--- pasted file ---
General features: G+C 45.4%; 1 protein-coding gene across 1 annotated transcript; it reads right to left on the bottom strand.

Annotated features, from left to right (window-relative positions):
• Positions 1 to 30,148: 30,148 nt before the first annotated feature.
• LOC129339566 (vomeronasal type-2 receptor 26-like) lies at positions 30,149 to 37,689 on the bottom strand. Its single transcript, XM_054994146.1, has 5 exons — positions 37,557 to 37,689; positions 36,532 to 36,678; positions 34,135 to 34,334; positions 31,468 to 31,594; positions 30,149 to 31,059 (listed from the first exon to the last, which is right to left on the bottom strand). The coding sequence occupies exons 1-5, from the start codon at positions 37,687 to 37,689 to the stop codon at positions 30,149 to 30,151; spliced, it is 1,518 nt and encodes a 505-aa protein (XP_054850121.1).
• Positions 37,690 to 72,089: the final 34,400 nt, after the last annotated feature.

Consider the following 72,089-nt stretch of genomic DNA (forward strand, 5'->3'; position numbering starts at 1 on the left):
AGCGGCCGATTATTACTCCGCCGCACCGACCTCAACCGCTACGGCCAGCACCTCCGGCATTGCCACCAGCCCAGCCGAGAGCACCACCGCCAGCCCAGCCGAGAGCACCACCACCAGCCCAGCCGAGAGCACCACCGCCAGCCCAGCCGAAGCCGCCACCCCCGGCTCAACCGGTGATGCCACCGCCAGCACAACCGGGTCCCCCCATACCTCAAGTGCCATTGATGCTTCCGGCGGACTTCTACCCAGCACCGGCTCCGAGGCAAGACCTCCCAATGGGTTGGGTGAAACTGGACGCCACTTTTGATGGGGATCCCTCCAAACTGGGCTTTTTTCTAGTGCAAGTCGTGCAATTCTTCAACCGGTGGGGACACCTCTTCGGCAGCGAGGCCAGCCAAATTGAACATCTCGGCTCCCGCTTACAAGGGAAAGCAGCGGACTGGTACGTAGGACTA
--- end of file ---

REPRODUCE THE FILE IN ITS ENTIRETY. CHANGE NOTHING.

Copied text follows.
General features: G+C 45.4%; 1 protein-coding gene across 1 annotated transcript; it reads right to left on the bottom strand.

Annotated features, from left to right (window-relative positions):
• Positions 1 to 30,148: 30,148 nt before the first annotated feature.
• LOC129339566 (vomeronasal type-2 receptor 26-like) lies at positions 30,149 to 37,689 on the bottom strand. Its single transcript, XM_054994146.1, has 5 exons — positions 37,557 to 37,689; positions 36,532 to 36,678; positions 34,135 to 34,334; positions 31,468 to 31,594; positions 30,149 to 31,059 (listed from the first exon to the last, which is right to left on the bottom strand). The coding sequence occupies exons 1-5, from the start codon at positions 37,687 to 37,689 to the stop codon at positions 30,149 to 30,151; spliced, it is 1,518 nt and encodes a 505-aa protein (XP_054850121.1).
• Positions 37,690 to 72,089: the final 34,400 nt, after the last annotated feature.

Consider the following 72,089-nt stretch of genomic DNA (forward strand, 5'->3'; position numbering starts at 1 on the left):
AGCGGCCGATTATTACTCCGCCGCACCGACCTCAACCGCTACGGCCAGCACCTCCGGCATTGCCACCAGCCCAGCCGAGAGCACCACCGCCAGCCCAGCCGAGAGCACCACCACCAGCCCAGCCGAGAGCACCACCGCCAGCCCAGCCGAAGCCGCCACCCCCGGCTCAACCGGTGATGCCACCGCCAGCACAACCGGGTCCCCCCATACCTCAAGTGCCATTGATGCTTCCGGCGGACTTCTACCCAGCACCGGCTCCGAGGCAAGACCTCCCAATGGGTTGGGTGAAACTGGACGCCACTTTTGATGGGGATCCCTCCAAACTGGGCTTTTTTCTAGTGCAAGTCGTGCAATTCTTCAACCGGTGGGGACACCTCTTCGGCAGCGAGGCCAGCCAAATTGAACATCTCGGCTCCCGCTTACAAGGGAAAGCAGCGGACTGGTACGTAGGACTA